Shaking off the feeling of loss, Jim tried to mind the fight. Bular was starting to get the upper hand and even from here Jim could see Kanjigar’s armor flickering. He needed to intervene now. The best way to do that would be to distract Bular.

Reaching into his bag quickly, Jim pulled out a cutting knife and a skillet. Yeah, he should have thought his repertoire out a little more. Now, which one was more aerodynamic? The knife was the obvious answer, but it just didn’t seem as effective as say a skillet to the face.

Shrugging, Jim slung his quilt over his shoulder and proceeded to slide down the canal's incline. Once he felt he was within throwing distance, he prayed he would get his cookware back mostly undented because it really was a shame to break up a set, and then he let it loose.

The resulting clang was impressive and the teenager was almost proud when Bular barked in surprise, grabbing for his face. Bullseye, right in the kisser it would seem. It was unlikely that Jim did any real damage, but maybe the distraction would give Kanjigar the opening he needed to win this fight.

Unfortunately, a surprise pan to the face seemed to have the opposite effect. Instead of attacking, a bewilder look took over Kanjigar’s face as he turned to see where the projectile had come from. He then seemed to freeze up when he caught sight of Jim.

Oh, right … normal trolls hated being caught by humans.

Bular, regaining his composure from the surprise skillet experience, took this opportunity and suddenly slashed Kanjigar across his sword-bearing arm.

The current Trollhunter's scream echoed in the canal and then Kanjigar started to fall.

Immediately, Jim cursed himself, thinking he was going to see a collection of stone slam into the bottom of the waterway and scatter like so many marbles. Instead, even though one of his arms was now useless and dripping troll-blood, Kanjigar managed to grab onto a support beam and was now hanging there just by his fingers.  

The Gumm Gumm immediately smiled down at Merlin’s champion as if already claiming victory. Though he did take a moment to turn and glare at the human that had hit him in the face. Given the hood, he couldn’t make out many features … but all humans looked the same anyway.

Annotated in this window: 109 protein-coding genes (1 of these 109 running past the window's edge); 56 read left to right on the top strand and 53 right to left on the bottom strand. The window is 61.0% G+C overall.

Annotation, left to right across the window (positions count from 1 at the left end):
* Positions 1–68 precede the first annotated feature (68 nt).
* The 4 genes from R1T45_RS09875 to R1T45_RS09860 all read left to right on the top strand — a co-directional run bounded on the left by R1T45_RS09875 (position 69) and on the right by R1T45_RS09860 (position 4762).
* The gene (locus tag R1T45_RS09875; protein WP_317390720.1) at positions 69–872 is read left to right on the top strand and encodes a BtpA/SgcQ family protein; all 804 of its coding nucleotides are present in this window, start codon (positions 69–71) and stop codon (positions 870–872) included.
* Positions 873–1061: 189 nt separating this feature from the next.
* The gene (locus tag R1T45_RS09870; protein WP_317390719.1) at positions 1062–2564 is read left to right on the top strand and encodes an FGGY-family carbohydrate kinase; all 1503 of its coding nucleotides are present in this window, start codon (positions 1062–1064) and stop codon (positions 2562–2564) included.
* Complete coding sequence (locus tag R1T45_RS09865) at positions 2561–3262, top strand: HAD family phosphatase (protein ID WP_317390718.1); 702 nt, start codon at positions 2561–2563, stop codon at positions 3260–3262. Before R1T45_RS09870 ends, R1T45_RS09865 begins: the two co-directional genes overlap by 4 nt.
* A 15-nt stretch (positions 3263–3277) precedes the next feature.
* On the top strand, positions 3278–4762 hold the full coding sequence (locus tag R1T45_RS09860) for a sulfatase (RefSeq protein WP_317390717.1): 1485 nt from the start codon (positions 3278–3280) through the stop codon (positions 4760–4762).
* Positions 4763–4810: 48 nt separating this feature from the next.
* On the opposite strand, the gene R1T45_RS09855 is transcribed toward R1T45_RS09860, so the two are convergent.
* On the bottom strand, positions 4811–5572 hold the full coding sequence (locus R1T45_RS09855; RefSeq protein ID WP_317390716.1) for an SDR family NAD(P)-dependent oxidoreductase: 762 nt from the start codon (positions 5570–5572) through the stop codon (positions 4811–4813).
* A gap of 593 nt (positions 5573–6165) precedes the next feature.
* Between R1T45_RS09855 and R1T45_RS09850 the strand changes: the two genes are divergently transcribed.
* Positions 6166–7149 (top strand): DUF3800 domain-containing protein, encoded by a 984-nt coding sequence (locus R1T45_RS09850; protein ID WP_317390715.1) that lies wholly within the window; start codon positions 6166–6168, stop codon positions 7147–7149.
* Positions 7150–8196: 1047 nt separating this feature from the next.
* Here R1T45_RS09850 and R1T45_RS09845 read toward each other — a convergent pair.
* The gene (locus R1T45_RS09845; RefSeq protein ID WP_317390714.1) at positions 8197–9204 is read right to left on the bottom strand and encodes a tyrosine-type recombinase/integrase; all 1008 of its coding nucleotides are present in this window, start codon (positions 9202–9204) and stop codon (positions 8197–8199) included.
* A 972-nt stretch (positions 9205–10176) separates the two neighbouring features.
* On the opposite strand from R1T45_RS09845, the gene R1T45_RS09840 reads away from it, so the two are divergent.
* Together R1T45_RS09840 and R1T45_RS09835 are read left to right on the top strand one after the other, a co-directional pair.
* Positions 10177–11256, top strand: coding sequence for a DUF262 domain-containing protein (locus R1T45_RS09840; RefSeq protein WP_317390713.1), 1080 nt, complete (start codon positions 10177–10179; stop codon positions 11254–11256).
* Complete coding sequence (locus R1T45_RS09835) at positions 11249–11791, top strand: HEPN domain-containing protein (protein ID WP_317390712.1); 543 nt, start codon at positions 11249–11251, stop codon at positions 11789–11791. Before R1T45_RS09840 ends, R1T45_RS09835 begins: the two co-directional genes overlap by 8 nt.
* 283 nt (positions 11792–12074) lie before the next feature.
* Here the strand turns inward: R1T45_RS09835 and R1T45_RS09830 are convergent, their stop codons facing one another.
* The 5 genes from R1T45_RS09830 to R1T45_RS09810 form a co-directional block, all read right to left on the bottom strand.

Chuckling, Bular leaned down over the hanging Trollhunter, his feet threatening to stomp Kanjigar’s fingers. “Submit.”

Jim, barely hearing what was going on, already knew what the current Trollhunter was going to say. He was so glad he brought his grandma’s quilt.

“I will not submit.”

“We shall see about that. You will submit one way or another,” said Bular as he reached down to grab Kanjigar by a horn, likely to slam his head against the beam repeatedly until he was either compliant or an unconscious mass.

Kanjigar, ever defiant, merely replied, “I will never succumb … nor will the next Trollhunter.”

Bular’s eye went wide in realization … and then Kanigar let go.

Jim, muscles springing into action, was throwing the quilt over the falling troll just as he hit the cement with a dull thud. For a brief moment, Jim stood there over the quilt and the lump under it wondering how sun-stained the larger troll had gotten in the fall.

Bular, seeming to want to know the same answer as well, stilled with a hand still outstretched. Part of his mind hadn’t even questioned why a human was here until he heard a slight moan from beneath the quilt as Kanjigar shifted below the heavy fabric. So he was still alive … no thanks to the interloper.

The Gumm Gumm’s infuriated glare immediately fell on the said interloper. Suprisingly, instead of taking a step back in dread, the human kept his footing and instead pulled his hood down further.   

“Whelp! Why have you interfered?” suddenly growled Bular, interrupting the growing silence. “And why do you hide your face? Is it because I know you? Are you an impure?”

Beside himself, Jim almost snapped his head up in surprise. Bular … thought he was a Changeling? Well, he wasn’t about to correct him. It was best to throw the hulking gargoyle off his scent after all. If that got Strickler slammed against a wall with allegations, more points for Team Good as far as he was concerned.

“Did you not hear me, whelp? You seem too fearless for a mere human. Remove that hooded covering immediately so I will know who I will be snacking on tonight,” barked Bular, trying to take in every detail of the hooded being before him.

Beside himself, knowing he should keep his mouth shut but was just unable to, Jim shrugged, “Yeah, I’m going to have to pass on that dinner date. You are not my type.”

The expression that overcame the dark troll was quite amusing, but Jim didn’t dare take time to enjoy it. Kanjigar seemed to be gathering his wits now and was struggling to his feet. So, Jim quickly made sure the quilt was evenly dragging over the slowly standing troll to keep him from burning in the sun. He had better things to do than banter with Bular anyway, like getting an obviously disoriented Kanjigar away from the base of the bridge. He’d rather lead him to the entrance of Troll Market, but with Bular above them like a haggard crow, that was unlikely to happen.